A fast-paced world where people spend more time resting on their backside while bouncing between various pieces of furniture has left many individuals with terrible posture. Furthermore, low back pain, upper cross syndrome, and poor breathing patterns are rapidly chipping away at our population’s quality of life.
When these problems become too much to handle with our clients we will refer up to our partners in the physical therapy department.
The physical therapy community would begin attacking problems from the ground up and the shoulders down, while working to alleviate back pain. Over time postural reform would occur and hopefully the pain would subside as the client returns to a more neutral, and healthy state.
What can trainers do to ensure that the client doesn’t regress into old habits?
Even more, what can personal trainers do to prevent it from happening in the first place?
The answer to both of these questions lies within mastery of one major movement…the hip hinge.
I would be willing to argue that many individuals in this world suffer from lower back pain due to highly inactive glutes (major and minor), as well as tight hip flexors, and poor spinal alignment.
Kyphosis in the thoracic spine coupled with lordosis in the cervical spine is a common occurrence in lifelong desk-jockeys.
Inactive glutes, weak hamstrings, and the inability to mobilize the shoulder blades into a packed position put severe pressure on the lumbar discs and cause a dramatic deterioration in posture and ability.
Amazing enough, mastering the Hip Hinge, especially with a loaded barbell, can train all of these aspects simultaneously, all while providing a training effect.
Sounds like a winner to me.
Now, I’m not suggesting that you drag ol’ Java Johnny into the weight room, load 315 on the bar and tell him to deadlift. In fact, that is a quick way to watching Johnny’s vertebrae shoot across the room like bottled corks, as well as a quick way to start googling injury lawyers.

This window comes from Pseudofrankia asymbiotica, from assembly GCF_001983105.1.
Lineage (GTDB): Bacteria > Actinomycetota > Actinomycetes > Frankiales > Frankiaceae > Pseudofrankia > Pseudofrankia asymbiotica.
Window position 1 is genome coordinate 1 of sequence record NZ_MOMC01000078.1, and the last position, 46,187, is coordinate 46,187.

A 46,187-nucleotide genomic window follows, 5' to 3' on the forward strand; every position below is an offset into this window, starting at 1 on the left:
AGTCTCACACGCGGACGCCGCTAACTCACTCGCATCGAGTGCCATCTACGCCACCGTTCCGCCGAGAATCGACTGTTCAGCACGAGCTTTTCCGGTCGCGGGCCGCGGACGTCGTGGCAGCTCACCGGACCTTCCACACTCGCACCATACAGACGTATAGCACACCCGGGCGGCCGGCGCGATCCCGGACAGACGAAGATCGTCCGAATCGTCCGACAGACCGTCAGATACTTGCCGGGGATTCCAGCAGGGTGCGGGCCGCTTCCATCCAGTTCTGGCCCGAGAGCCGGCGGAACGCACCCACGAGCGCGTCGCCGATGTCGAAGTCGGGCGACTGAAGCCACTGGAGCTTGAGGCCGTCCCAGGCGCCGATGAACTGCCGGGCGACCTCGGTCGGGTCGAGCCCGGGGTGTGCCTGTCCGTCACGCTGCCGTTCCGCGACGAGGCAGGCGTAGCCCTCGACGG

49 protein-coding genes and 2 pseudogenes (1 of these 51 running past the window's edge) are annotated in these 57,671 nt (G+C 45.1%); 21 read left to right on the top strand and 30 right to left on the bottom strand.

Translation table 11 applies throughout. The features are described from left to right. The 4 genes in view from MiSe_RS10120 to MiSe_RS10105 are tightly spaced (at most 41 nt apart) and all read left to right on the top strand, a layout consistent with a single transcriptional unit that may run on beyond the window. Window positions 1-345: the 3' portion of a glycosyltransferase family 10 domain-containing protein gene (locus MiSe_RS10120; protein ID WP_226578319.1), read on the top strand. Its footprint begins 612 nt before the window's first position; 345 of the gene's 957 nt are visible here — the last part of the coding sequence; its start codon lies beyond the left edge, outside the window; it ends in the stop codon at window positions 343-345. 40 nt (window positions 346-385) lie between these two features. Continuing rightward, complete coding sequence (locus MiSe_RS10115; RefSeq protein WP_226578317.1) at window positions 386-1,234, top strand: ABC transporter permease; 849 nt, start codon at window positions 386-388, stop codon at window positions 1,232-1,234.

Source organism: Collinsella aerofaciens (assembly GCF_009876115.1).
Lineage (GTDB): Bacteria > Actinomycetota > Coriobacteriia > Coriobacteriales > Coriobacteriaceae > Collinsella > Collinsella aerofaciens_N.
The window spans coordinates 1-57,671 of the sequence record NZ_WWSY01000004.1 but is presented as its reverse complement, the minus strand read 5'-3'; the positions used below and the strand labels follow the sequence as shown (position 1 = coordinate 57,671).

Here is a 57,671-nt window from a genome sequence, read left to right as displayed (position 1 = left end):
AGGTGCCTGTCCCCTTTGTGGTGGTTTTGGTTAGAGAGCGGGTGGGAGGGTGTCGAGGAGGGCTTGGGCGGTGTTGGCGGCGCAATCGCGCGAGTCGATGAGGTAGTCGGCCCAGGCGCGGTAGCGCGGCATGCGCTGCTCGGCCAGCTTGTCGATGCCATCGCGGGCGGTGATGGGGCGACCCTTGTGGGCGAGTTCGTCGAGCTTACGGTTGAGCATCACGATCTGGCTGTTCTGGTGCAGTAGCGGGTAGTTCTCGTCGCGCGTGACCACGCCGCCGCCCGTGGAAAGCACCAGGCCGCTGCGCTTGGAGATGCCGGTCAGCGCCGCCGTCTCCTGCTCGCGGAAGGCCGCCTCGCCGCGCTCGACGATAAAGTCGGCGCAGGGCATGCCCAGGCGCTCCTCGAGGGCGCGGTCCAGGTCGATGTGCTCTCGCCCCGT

Here is a Hinge:
The deadlift and all its variations play off of the basic human movement, the hip hinge. Beginning with an anterior pelvic tilt, soft knees, and neutral spine a client should look like an NFL running back standing in the backfield.
Continuing pressing the hips backwards while maintaining a stiff spine; the client should begin bending their knees until they are able to touch their mid-shins.
The scapula should stay “packed,” or back-and-down. I tell my clients to imagine I have strings on their shoulder blades and I’m tying it to their belt.
The head should be neutral with the spine. Sure, some advanced lifters can get away with looking forward and still pull well. Yet, for our clients it is more important to create a stiff line from forehead to butt-crack. I tell my clients, “your eyes look where your belly button points.”
The core needs to stay rock-solid. Tighter than tight. A big breath that expands the space coupled with “pulling the belly button to the spine” can brace the transverse abdominals and prefer for liftoff, even if there is no weight.
Push your heels in the floor as though you are trying to leave your footprint forever, and squeeze your glutes together at the top of the lift. I often say, “Make yourself a rocketman and take-off,” which is followed by “make lemonade back there.”
Mastering the deadlift, AKA the hip hinge, will strengthen the glutes, hamstrings, quads, and latissimus dorsi. Furthermore, it will teach the client how to achieve a neutral spine with stabilized scapula. Breathing drills, thoracic extensions, and core bracing can change the dynamics of the body dramatically.
Our ultimate responsibility is to change our client’s lives by helping to add years to their total, and life to their years. Six pack abs and sweet set of biceps look great on paper, but don’t hold up to the test of time. Be a guide stone for your clients that they use to find their way!
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